It's interesting that just before I came over here I popped my head into the media office at the Memorial. I knew what the answer to my question would be, but I thought I'd just check, I said ‘how many media are attending the launch of the peacekeeper volume?’ They said, one of them said to me, ‘Oh, none, there's not much interest in this.’ We had a huge media packed here in Anzac Hall on Wednesday morning Peter and they were here because we were receiving the medals – Military cross with two bars – of Alfred Youdale, one of only nine airmen in the First World War to be accorded the MC with two bars, and quite rightly, and understandably, there was immense media interest in that. It's a sad but cruel paradox that the Australian media currently engaged in a crusade to get access to information have apparently no interest in covering the release of an Official History, which has fearlessly been undertaken and written by three historians and also to tell the story to a broader audience of peacekeeping itself. In fact on that, in context, there are five things that really contribute to Post Traumatic Stress amongst peacekeepers and at the same time that the The Daily Telegraph, our leading tabloid in New South Wales is running a crusade on behalf of veterans who have taken their own lives, more than a few of them, who’s service is documented in these pages. The thing that contributes to that PTS amongst those peacekeepers  is that sense of isolation as you know, being out in a remote place, being only one or two or three or four people at an observer post, a sense of mission ambiguity, not knowing exactly what the mission is and personified perhaps in the most extreme form in Rwanda, having to exercise extreme restraint in the face of extreme provocation, then there’s meaninglessness, the fact that your country doesn’t know, let alone care what you did, which is one of the reasons of course why we are about to have a significant expansion in our gallery spaces here and a major expansion of the peacekeeping story, and a permanent exhibition to explain what this country does to stop war in the first place, and to create, and to maintain peace. And as Kev Ryan said coming out of Namibia, ‘It’s as if we never were. I’m angry the country doesn’t care.’ And we at the memorial certainly have a responsibility to see that they do know, and that they do care. Then there’s powerlessness, the sense that in  large conglomerate, particularly of the United Nations, that you have no sense of power over what’s happening to you and the operation that you’re doing, and then of course there are the risks, the attendant risks that are undertaken by our peacekeepers, and within these pages, really, these are the stories of, as we’ve  heard, from 1947 to 1982 those operations that commenced, and then we go up to 2006 where peace had already been negotiated for a particular conflict and these are Australians who’ve gone in usually under the auspices of the United Nations to then undertake,  often in isolated places, as I said, foot patrols, vehicle patrols, to be at observer posts and do everything they can to observe and then perhaps at times intervene when violence and other things re-erupt and unless you have been doing what someone else has ever done you can never really understand, no matter how hard you might try but one of the things which I find a little difficult to adjust to is – Anne Bennie mentioned Matina Jewell in her the introductory remarks – and in 2006 I was the Minister for Defence. In mid-July, the Israeli Defence Force went across the Lebanon border, and they didn’t just going with a bit of peacekeeping on their minds, they were at war with Hezbollah and I do understand certainly reasons why they were doing so, but they had infantry, tanks, artillery, fast jets … We were more than a little concerned as I pored over intelligence briefings and what happened was that in 2010, quite rightly, the authorities declared that that month became warlike service and conditions for those four Australian peacekeepers were quite rightly then commensurate with warlike service, and then out of the blue in February 2017 Matina Jewell receives a letter. Defence had changed it’s  mind, it wasn’t warlike. In my mind if an Israeli bomb comes in from a bomber and kills all your fellow peacekeepers – that is pretty ‘warlike’ to me. She subsequently sustained horrific back injuries in a UN vehicle manouvering at speed.  So if you could pass this back to various people, I’m very warlike on this matter, and I’ll be taking it up.  In terms of the book … some of the patronising advice I give to young people as I go through my journey in life is never launch a book, unless you’ve read it. Someone presents you with this, late on a Tuesday afternoon, and you’ve a whole range of things between then and now to be covered, and I’ll be honest, I haven’t read the whole thing, but I have read a bit of it … and I’d just like to read you some excerpts from the book which speaks for itself. As an example of the quality of the writing, you go to Australia’s and the problem of Palestine, peacekeeping in the Middle East, 48 to 67. No problem has proved more intractable for the UN than that of the former British mandate of Palestine. Seventy years after the organisation first dealt with problem Israel occupied the territory of one of its neighbours, has poor relations with others and has an unresolved relationship with the Palestinian state that was meant to have been born in 1947, but which is still not successfully emerged into the light. It is possible to argue that UN policy in this area has been wrongheaded from the start. Certainly, it’s not been successful. Only Kashmir can rival its longevity in the UN agenda. Seven decades after the organisation took up the issue of Palestine there is no solution in sight. Israel and its neighbours represent the theatre in which Australian peacekeepers have engaged the longest. Through the activities of H.V. Evatt Australia was heavily involved in the discussions that produced the partition of Palestine and the creation of the state of Israel. And as an Australian, I am very proud in the role that we played in that.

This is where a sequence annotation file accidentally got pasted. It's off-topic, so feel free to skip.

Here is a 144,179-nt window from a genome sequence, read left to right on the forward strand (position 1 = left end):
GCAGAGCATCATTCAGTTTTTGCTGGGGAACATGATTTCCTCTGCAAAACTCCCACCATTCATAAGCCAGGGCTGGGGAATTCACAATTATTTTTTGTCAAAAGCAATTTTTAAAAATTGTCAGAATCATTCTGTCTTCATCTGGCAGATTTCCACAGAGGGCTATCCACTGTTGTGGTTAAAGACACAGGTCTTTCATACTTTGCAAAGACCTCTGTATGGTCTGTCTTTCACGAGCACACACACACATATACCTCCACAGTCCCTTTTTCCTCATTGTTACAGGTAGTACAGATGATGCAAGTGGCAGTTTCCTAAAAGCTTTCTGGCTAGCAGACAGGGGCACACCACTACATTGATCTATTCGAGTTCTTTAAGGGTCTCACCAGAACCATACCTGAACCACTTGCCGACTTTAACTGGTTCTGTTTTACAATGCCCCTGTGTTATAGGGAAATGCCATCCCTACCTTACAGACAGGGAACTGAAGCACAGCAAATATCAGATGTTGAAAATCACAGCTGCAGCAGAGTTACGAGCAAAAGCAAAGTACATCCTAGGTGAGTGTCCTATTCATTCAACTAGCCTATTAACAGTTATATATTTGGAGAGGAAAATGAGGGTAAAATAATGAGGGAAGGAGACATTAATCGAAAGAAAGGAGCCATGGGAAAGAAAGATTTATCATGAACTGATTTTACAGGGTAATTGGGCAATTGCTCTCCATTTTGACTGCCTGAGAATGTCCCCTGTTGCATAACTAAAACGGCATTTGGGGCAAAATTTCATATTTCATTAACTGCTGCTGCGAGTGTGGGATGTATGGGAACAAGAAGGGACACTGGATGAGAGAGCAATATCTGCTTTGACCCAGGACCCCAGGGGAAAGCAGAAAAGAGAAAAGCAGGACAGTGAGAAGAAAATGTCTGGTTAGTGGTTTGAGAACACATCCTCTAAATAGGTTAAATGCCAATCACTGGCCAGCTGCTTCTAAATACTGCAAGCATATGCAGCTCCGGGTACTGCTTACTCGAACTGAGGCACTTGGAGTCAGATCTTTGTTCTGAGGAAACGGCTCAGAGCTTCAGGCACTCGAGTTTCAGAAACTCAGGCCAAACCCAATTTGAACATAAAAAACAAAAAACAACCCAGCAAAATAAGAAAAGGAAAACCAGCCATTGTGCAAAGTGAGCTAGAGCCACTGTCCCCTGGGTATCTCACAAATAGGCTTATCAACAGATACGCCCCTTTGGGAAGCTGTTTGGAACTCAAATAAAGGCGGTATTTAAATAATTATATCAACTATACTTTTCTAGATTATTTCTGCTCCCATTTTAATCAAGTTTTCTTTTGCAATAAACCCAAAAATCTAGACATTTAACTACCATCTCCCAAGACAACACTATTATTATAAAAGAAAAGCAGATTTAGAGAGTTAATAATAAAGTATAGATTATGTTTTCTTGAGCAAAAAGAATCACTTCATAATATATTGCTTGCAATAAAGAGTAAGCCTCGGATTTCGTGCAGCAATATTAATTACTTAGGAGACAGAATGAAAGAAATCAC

Nevertheless, Australia’s primary strategic focus after the Second World War was towards aid, where it saw itself as an important representative of Western interest. Earlier chapters have discussed Australia’s role, diplomatic, as well as peacekeeping in Indonesia and Kashmir. There was, by contrast, little interest in contributing peacekeepers to the Middle East. However, the chance coincidence in 1956, when Australia’s membership with the Security Council and a need for more military observers to serve in the UN truce supervision organisation led Australia to contribute service observes to UNTSO, a commitment that has continued for more than 60 years. It is therefore Australia’s longest single peacekeeping commitment just as UNTSO is it itself, the UN’s oldest continuing peacekeeping operation.